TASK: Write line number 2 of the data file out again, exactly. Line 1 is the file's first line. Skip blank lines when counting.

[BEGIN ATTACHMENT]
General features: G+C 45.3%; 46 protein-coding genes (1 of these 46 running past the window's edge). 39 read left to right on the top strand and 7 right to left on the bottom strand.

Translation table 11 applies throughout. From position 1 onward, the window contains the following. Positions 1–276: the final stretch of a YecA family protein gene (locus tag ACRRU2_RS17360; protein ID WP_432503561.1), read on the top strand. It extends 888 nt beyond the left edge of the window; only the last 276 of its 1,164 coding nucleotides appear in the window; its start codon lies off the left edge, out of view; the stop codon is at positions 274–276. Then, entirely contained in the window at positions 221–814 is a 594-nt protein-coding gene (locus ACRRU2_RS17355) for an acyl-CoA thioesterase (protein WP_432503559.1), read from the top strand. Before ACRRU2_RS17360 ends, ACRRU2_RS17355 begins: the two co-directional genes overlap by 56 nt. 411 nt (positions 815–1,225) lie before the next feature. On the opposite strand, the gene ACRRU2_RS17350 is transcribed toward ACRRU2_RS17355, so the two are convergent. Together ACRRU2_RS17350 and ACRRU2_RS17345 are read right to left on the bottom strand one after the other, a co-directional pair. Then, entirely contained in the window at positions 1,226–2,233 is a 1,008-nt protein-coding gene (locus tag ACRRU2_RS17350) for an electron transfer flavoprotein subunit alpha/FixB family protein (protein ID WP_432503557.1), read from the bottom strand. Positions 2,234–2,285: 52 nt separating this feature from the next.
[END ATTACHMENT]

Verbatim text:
Translation table 11 applies throughout. From position 1 onward, the window contains the following. Positions 1–276: the final stretch of a YecA family protein gene (locus tag ACRRU2_RS17360; protein ID WP_432503561.1), read on the top strand. It extends 888 nt beyond the left edge of the window; only the last 276 of its 1,164 coding nucleotides appear in the window; its start codon lies off the left edge, out of view; the stop codon is at positions 274–276. Then, entirely contained in the window at positions 221–814 is a 594-nt protein-coding gene (locus ACRRU2_RS17355) for an acyl-CoA thioesterase (protein WP_432503559.1), read from the top strand. Before ACRRU2_RS17360 ends, ACRRU2_RS17355 begins: the two co-directional genes overlap by 56 nt. 411 nt (positions 815–1,225) lie before the next feature. On the opposite strand, the gene ACRRU2_RS17350 is transcribed toward ACRRU2_RS17355, so the two are convergent. Together ACRRU2_RS17350 and ACRRU2_RS17345 are read right to left on the bottom strand one after the other, a co-directional pair. Then, entirely contained in the window at positions 1,226–2,233 is a 1,008-nt protein-coding gene (locus tag ACRRU2_RS17350) for an electron transfer flavoprotein subunit alpha/FixB family protein (protein ID WP_432503557.1), read from the bottom strand. Positions 2,234–2,285: 52 nt separating this feature from the next.